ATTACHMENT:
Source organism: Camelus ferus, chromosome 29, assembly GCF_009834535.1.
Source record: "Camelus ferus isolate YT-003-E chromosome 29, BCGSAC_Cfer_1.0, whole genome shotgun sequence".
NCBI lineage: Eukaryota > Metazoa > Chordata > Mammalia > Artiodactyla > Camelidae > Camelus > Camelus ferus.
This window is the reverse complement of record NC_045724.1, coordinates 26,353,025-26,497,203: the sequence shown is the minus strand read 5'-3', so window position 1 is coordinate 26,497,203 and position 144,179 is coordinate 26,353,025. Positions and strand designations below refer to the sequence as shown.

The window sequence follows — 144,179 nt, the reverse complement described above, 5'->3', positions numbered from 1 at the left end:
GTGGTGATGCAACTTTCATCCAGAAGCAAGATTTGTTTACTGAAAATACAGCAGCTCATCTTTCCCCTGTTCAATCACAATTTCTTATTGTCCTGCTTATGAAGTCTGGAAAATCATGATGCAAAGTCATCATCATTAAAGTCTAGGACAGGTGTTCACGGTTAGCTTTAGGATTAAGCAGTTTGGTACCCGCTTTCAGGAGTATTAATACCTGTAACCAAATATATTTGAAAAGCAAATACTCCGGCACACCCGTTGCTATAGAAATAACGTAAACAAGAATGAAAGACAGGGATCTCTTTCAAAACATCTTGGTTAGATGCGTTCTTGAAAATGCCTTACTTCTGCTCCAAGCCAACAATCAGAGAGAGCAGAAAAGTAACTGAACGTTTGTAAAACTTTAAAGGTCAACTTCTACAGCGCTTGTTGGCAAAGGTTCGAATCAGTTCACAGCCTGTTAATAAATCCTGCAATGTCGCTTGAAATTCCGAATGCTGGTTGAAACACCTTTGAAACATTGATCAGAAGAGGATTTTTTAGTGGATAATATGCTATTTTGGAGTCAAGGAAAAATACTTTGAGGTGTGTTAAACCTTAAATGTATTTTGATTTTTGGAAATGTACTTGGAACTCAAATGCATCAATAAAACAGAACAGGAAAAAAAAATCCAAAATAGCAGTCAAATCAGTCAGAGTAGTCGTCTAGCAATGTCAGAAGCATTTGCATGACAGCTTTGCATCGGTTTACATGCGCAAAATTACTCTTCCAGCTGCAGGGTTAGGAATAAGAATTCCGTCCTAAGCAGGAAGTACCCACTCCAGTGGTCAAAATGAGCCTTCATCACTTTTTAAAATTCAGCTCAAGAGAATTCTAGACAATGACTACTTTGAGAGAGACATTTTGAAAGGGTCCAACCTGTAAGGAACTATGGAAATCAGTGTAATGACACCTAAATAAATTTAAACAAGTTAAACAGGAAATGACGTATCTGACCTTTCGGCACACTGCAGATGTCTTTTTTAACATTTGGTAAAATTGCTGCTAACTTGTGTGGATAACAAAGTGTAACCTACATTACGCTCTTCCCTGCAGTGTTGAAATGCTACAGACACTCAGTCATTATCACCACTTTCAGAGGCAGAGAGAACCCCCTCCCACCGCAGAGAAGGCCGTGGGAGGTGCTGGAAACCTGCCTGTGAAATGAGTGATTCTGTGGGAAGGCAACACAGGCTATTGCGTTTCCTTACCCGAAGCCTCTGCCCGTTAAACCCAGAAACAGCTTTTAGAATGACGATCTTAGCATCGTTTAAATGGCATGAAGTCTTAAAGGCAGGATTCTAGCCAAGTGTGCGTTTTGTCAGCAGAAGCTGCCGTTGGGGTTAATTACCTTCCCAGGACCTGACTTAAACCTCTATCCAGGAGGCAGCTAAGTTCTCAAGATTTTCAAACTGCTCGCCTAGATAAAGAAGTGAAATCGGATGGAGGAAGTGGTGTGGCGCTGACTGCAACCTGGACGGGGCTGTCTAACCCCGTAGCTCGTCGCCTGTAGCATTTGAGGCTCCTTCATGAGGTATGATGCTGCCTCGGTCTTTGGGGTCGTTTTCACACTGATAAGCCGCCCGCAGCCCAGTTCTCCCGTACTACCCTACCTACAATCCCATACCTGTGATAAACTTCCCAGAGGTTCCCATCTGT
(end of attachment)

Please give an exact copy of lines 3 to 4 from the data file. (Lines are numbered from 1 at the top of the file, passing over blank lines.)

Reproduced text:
NCBI lineage: Eukaryota > Metazoa > Chordata > Mammalia > Artiodactyla > Camelidae > Camelus > Camelus ferus.
This window is the reverse complement of record NC_045724.1, coordinates 26,353,025-26,497,203: the sequence shown is the minus strand read 5'-3', so window position 1 is coordinate 26,497,203 and position 144,179 is coordinate 26,353,025. Positions and strand designations below refer to the sequence as shown.